Well, there it went. The first and hopefully the last Online Keycon was held over the May long weekend. How was it? A bit wobbly here and there, but on the whole, it worked out just fine.
I think people don’t really realize how demanding a Convention is, and how much work and dedication goes into running it. The people who work on and volunteer for these conventions are really a breed apart, they put a lot of time and energy into it. You have to acknowledge that.
This was a pretty unusual Keycon, due to the Coronaclypse. Last year, Keycon cancelled entirely, hit full bore only two months into the Coronaclypse, and amid a provincial shutdown. There was no way it could go on.
As people adapted to the Coronaclypse, we saw the rise of online Cons, E-Cons including When Words Collide in July, and World Fantasy Convention in October. Unfortunately, Keycon was too early into the pandemic to make that jump. There just wasn’t enough time to revamp and reformat the entire Con, and the list of precedents and innovations that allowed for E-Cons wasn’t there yet. Still, the Keycon organizers set about planning for the next convention in 2021, and they kept their eyes and ears open, learning the ins and outs of E-cons, just in case.
I think by March or April, they’d figured out that things weren’t going to be opening up, and they were able to switch gears and reformat their convention. The revamped online Keycon E-con, or as I like to call it kEycon would be free to anyone who signed up, and considerable thought and effort went into adapting the normal activities of a convention – panels, hospitality rooms, social events, etc., into an online format.
Just a quick update on the writing front.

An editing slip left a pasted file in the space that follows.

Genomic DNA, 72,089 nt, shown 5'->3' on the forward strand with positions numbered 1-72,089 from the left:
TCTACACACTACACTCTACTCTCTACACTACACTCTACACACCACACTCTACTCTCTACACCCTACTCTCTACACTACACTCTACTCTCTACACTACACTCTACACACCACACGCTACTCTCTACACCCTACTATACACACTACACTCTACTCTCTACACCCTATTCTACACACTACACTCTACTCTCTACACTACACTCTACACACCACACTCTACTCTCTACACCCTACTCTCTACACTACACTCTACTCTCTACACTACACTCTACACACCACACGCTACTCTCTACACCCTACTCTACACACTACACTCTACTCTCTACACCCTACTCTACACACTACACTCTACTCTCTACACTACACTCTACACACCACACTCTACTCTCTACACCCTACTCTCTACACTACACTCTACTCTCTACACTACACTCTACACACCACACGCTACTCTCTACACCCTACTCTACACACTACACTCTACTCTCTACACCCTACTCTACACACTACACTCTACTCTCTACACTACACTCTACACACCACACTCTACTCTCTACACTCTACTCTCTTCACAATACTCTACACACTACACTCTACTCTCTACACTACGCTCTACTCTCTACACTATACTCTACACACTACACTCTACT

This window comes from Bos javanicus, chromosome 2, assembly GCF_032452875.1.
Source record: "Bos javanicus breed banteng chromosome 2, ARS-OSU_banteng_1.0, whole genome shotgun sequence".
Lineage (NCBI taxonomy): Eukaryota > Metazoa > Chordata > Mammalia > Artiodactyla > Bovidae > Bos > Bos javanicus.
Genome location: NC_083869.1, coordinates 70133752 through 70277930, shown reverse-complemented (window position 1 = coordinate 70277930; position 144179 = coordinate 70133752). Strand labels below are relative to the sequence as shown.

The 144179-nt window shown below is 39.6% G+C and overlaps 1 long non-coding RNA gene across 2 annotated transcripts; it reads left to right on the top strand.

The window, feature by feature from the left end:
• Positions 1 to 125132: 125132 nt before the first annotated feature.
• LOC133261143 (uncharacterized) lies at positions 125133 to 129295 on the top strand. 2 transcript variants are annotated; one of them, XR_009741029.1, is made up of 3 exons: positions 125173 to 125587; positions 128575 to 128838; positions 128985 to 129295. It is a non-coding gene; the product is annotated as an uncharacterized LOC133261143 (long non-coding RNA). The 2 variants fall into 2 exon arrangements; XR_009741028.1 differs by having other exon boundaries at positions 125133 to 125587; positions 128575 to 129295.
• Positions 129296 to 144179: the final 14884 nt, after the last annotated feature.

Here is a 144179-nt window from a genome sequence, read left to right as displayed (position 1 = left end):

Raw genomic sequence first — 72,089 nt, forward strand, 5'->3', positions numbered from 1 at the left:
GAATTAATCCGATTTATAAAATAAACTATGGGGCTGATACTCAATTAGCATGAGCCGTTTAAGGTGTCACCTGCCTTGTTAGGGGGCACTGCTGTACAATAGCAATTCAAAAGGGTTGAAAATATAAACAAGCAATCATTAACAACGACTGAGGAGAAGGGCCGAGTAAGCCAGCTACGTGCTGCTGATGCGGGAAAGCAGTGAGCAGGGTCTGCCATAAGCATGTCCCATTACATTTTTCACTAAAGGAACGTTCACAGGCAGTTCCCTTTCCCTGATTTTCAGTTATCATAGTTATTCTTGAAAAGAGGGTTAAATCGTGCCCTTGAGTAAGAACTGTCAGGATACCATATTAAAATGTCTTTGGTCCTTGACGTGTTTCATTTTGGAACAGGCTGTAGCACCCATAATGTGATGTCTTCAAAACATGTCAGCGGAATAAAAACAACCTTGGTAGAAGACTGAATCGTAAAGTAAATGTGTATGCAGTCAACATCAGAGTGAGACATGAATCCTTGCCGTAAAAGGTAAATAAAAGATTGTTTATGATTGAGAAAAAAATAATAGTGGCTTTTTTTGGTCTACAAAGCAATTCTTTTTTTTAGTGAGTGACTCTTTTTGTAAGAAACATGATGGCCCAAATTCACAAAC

Last Saturday, I did a World Building Workshop for the Manitoba Writers Guild. Thousands of words of sample world building, tons of reference materials, books, youtube videos, TV-tropes, etc. We got a half dozen attendees, and it went really well, a hard core, pedal to the metal introduction to an interesting area of writing.
This Weekend, I’m doing panels at Keycon. This year, due to the Coronaclypse, Keycon is an online convention. I’m not sure about my panels. So far, I think I’m on, or going to be on….
By the way, go see Keycon’s Website at …. http://www.keycon.org/38/#sched They’d love to have you drop by. Membership is free!
One of the nice things about doing convention panels is the chance to meet and kick back with other writers, talk about writing and share the space. Less pressure, more engagement. And if you’ve got someone on a panel with you, that guarantees there will be at least one other person attending. 😉
Apart from that, following up on the book covers for Aliens and Elves and Axis of Andes. I’ve submitted a raft of short stories to Analog, Asimov’s and Fantasy and Science Fiction Magazine.
And I’m working on a query letter and synopsis for my next stab to searching for an Agent. Last year, I sent out 30 queries for one book, and 10 for second. No joy in mudville. This year, I’m going to try and break 100 and 50.
And geez, I need to sign up for When Words Collide, and maybe try and get on some panels. Get ready for the World Fantasy Convention in Montreal in August. Oh and there’s more workshops for the Manitoba Writers Guild. Apart from that, I still have to work on learning marketing and promotions, there’s books to edit and release.
I dunno. Shouldn’t being a writer involve actually writing something. All this other stuff is starting to feel like work. 😉
Axis of Andes, an alternative history of World War II in South America will be released in May, 2021
And I have a book cover! Check it out. Nifty, eh. It’s a little busy, but it’s patterned on the style of history texts. So there’s a dominant image of South America at War, with Soldiers trudging along the bottom, and a collage of war images in right and left hand columns. I’m pretty happy with it. I might ask for a tweak here and there.
In other news, Axis of Andes has been broken into two books – Part 1 and Part 2. Simple reason, it was simply too massive for one volume.
The book opens in 1937, as a delegation from Peru meets with Hitler and his cabinet in Berlin, looking for his assistance. From there, the narrative winds back and forth through the history of the region, through the societies and economies of the various nations, as events set nations on a path to war.